2) I have a promotional campaign coming up fast. How can I reduce speed to market for printing and shipping product displays?
Today’s instant economy means fast changes take place in marketing campaigns and promotions. Even the most bureaucratic, global retailers have had to learn how to be more nimble to respond to market changes and opportunities quickly. This means marketers may be responsible for designing and producing in-store displays in record time. Speed to market is more important than ever. If you want to shorten time to market, consider the following best practices.
● Create displays that have interchangeable graphics. This means you do not have to recreate the entire display, saving both time and money.
● Instead of altering an existing display, create an attachment that communicates a new promotion or new product.
Another best practices is to have an understanding of printing technology. Outdated software and machines can add unnecessary lag time to projects.
● Make sure your proofs are creating using 4D rendering software so edits and changes can be made quickly via digital proofs before physical mockups are created.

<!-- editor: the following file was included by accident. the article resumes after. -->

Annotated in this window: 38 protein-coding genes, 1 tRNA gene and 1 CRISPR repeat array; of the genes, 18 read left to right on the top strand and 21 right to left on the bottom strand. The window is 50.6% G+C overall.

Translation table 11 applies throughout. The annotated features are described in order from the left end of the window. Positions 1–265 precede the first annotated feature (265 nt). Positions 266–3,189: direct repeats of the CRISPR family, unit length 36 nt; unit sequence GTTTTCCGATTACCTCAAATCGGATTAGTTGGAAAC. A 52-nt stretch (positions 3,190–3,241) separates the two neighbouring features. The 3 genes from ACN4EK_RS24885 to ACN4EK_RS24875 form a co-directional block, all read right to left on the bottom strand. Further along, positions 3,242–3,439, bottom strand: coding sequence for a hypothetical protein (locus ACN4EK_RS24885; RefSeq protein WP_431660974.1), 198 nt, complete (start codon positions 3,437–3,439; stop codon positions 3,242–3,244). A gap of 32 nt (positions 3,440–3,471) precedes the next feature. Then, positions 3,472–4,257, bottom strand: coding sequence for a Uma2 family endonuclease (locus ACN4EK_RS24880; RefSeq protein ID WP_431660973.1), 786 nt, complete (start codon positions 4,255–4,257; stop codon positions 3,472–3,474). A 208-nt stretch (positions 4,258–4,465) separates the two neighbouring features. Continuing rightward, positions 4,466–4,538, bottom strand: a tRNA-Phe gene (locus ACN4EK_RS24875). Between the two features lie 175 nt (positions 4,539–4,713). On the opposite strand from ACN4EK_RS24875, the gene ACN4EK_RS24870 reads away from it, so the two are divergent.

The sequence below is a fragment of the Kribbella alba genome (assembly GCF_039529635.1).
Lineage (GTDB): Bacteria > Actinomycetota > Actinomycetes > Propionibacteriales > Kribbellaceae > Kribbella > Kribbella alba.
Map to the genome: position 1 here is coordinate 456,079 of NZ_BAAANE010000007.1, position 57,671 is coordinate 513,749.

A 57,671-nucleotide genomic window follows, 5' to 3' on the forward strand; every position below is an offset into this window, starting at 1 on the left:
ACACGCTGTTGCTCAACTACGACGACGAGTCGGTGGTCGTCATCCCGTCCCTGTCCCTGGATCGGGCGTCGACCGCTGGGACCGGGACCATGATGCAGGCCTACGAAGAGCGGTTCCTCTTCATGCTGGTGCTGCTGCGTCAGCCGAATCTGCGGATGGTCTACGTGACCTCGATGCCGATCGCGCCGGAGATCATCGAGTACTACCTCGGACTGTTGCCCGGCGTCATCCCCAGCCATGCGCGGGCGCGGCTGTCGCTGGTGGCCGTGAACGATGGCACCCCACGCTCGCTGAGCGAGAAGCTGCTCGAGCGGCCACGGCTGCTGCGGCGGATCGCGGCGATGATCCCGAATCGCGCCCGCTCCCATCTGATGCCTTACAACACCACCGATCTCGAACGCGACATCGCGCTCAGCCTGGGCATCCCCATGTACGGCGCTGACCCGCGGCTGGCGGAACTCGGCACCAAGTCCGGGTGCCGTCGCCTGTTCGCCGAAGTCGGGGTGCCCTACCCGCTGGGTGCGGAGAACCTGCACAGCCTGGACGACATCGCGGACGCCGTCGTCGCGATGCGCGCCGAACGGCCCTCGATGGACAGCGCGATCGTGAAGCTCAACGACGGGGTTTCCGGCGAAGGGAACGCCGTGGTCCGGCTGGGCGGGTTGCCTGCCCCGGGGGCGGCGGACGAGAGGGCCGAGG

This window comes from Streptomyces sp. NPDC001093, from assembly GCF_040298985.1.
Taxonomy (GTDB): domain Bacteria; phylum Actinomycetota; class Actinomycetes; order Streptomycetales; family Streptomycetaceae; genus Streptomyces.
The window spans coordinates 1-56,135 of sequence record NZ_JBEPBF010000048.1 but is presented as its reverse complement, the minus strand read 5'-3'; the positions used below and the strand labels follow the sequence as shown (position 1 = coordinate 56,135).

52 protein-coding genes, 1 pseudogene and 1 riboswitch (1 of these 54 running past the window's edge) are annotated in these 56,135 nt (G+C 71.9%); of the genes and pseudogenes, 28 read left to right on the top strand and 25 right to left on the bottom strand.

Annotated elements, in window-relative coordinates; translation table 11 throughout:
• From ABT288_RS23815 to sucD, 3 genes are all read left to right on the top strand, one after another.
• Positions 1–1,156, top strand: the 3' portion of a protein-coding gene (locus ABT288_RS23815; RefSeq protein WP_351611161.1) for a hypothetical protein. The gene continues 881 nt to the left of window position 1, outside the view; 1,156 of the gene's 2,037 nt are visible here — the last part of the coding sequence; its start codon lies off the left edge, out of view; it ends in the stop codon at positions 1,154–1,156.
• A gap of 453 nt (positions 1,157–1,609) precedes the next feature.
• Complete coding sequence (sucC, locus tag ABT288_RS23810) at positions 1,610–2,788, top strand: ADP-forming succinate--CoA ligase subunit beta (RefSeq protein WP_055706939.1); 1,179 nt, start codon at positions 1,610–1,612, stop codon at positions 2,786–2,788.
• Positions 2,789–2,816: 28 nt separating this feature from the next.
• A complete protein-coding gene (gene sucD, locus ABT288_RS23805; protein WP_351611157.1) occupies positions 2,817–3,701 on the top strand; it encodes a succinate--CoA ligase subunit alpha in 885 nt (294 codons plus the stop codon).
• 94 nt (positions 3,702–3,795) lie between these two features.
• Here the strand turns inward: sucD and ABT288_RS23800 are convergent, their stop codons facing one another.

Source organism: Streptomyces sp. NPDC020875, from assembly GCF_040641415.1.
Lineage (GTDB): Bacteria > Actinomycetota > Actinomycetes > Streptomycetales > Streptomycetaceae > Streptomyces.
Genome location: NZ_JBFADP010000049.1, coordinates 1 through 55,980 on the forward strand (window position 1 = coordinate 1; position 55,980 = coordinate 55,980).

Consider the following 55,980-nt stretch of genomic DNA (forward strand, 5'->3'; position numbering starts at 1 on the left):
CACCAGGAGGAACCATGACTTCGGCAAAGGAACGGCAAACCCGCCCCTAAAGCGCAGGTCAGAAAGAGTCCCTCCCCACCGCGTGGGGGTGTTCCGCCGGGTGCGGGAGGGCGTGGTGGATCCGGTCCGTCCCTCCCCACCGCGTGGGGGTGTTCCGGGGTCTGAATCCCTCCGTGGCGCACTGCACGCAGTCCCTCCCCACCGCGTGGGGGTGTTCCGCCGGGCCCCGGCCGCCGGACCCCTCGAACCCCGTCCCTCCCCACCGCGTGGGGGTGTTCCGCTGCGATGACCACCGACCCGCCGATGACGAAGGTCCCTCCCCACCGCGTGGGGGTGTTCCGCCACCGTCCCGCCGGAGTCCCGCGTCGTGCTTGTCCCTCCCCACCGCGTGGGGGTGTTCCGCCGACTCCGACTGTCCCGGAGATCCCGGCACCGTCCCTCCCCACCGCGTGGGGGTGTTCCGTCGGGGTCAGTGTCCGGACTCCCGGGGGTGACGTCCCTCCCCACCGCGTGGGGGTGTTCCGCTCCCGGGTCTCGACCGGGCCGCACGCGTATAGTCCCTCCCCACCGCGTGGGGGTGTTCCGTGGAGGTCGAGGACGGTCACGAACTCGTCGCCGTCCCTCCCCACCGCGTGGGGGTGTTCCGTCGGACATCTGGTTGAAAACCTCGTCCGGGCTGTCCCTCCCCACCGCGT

● Eliminate the need for time consuming reprints by leveraging ready register control technology that makes corrections on the spot instead of after a project has been printed.
● Look for technology that allows batches of displays to be made ready while other batches are still running, which can carve off a significant amount of production time during tight deadlines.
3) Sustainability is a core value for my brand. How can the production and use of point of purchase displays be more sustainable?
Consumers consciousness demands that brands become more responsible with the production and disposal of signage, packaging and product displays. Frankly, it often makes financial sense as well for brands to decrease waste and minimize shipping requirements. Below are a few additional strategies that can help marketers increase the sustainability and reuse of point of purchase displays.
● Start with sustainability in mind. Select eco-friendly inks and substrates from the start and design your display around the material’s specific features.
● Create a permanent fixture that can be updated with graphic inserts without disposing of the entire display.
● Ensure that there is an easy process in place to encourage employees to recycle temporary product displays.
● Design a universal display that works with all of your brand’s products instead of creating individual displays that only fit specific products.
In a digital world, POP displays have risen as one of the only tangible interactions consumers have with a brand. As such, marketers are justified in taking extra strides to ensure that the impact of POP displays is not negatively affected by budget constraints, time restrictions or compromised sustainability standards.
About the author: Paul Terry is the display division manager at Peachtree Packaging.